During reentry, spacecraft like Apollo run a risk of skipping due to an excess of lift. (The blunt body shape doesn't generate a lot of lift, but it does generate some at hypersonic velocities.) But lift generates drag: you can't get lift for free, you have to have extra speed to create it. Apollo in particular reentered with a lot of extra velocity, since it was generally returning from a translunar orbit, which turns all the potential energy from a high altitude into velocity.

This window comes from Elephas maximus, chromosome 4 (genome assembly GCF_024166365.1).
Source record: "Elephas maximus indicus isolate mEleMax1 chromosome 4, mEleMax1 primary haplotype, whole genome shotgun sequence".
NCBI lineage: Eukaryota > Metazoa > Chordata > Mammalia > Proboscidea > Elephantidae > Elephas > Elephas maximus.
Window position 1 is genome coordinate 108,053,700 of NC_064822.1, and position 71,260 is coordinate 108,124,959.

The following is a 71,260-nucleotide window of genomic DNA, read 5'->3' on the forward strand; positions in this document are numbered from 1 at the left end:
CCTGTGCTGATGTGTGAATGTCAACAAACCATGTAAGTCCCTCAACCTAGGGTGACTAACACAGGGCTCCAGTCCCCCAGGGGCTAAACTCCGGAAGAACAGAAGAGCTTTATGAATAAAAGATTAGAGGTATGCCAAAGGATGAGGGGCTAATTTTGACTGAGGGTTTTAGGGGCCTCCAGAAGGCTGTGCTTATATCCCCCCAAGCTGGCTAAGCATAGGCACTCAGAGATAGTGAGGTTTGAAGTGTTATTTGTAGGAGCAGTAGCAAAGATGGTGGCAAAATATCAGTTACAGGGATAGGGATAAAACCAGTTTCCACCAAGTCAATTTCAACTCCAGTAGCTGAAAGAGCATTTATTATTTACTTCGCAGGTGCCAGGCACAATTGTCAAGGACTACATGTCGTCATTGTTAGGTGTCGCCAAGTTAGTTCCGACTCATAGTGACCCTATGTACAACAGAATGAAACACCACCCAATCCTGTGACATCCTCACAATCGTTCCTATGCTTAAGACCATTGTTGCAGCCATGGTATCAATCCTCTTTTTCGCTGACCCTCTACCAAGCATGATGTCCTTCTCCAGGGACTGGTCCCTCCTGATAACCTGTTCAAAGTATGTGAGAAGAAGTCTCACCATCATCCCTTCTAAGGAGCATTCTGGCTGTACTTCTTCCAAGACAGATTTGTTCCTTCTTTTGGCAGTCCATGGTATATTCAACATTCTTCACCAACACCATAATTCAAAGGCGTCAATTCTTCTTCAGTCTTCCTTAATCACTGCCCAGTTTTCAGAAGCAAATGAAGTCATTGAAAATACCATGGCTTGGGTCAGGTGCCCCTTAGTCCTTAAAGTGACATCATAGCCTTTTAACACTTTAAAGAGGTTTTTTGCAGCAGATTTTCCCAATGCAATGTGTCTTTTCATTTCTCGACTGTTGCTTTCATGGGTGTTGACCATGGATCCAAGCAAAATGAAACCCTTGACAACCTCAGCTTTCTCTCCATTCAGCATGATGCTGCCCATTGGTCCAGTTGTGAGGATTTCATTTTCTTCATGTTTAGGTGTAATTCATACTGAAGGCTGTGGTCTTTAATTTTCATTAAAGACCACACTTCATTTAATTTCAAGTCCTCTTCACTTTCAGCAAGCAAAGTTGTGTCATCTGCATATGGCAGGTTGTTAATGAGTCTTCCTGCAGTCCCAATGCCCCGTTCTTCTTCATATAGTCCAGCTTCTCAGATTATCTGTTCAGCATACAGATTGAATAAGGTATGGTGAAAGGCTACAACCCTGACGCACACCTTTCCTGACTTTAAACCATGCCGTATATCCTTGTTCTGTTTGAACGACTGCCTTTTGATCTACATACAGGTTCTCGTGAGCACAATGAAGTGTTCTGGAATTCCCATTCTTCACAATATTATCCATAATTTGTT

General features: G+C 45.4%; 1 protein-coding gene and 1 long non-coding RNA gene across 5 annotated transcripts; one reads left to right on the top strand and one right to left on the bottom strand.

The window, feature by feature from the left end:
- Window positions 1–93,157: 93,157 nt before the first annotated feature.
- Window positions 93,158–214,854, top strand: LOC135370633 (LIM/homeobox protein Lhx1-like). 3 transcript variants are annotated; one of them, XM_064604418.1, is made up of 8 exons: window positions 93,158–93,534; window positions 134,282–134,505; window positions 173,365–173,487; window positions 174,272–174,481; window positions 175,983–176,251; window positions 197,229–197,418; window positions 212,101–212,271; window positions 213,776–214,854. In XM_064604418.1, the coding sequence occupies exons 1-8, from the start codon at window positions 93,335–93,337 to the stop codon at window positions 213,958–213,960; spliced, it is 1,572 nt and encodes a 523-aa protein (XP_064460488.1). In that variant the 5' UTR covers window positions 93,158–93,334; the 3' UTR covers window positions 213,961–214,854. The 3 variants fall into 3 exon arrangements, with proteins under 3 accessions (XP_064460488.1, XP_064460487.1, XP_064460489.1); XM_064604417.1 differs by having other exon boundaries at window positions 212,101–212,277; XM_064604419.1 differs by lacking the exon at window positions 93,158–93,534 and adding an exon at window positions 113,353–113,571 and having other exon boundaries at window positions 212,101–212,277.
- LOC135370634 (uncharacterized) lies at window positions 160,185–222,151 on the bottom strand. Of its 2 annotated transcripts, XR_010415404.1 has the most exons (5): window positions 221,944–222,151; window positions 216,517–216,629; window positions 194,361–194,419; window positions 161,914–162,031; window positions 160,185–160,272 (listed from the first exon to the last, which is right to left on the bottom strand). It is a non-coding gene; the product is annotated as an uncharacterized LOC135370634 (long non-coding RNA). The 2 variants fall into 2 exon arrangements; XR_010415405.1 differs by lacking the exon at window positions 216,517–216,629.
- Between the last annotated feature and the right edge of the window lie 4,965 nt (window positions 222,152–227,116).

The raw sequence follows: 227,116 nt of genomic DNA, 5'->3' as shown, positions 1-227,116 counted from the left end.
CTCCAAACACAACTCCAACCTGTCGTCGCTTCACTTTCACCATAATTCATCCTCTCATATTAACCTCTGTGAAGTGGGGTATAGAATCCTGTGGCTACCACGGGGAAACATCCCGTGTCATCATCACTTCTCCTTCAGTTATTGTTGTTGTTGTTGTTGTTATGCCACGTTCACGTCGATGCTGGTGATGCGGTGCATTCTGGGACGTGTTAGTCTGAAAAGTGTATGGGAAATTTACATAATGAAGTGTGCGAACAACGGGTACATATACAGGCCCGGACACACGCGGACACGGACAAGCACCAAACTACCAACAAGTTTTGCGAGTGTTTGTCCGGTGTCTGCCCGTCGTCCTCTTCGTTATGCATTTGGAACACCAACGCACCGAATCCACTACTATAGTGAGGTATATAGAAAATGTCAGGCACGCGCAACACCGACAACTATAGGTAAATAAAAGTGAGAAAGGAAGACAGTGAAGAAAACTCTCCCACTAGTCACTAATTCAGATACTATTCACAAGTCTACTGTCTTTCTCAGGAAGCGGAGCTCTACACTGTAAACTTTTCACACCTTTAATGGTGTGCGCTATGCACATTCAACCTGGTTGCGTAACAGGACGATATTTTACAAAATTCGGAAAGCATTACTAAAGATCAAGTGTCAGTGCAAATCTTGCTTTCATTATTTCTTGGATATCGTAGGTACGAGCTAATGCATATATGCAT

So yes, you can use lift to get mostly out of the atmosphere. It's not a free lunch, though, and generally the mass of making wings that will give enough lift without falling apart from drag stresses is a serious problem for spacecraft, so there are at present no orbital spaceplanes. Ultimately, too, that's only mostly. A stable orbit has to be quite some distance above any concentration of air thick enough to provide measurable lift, or else it will decay from drag and reenter early.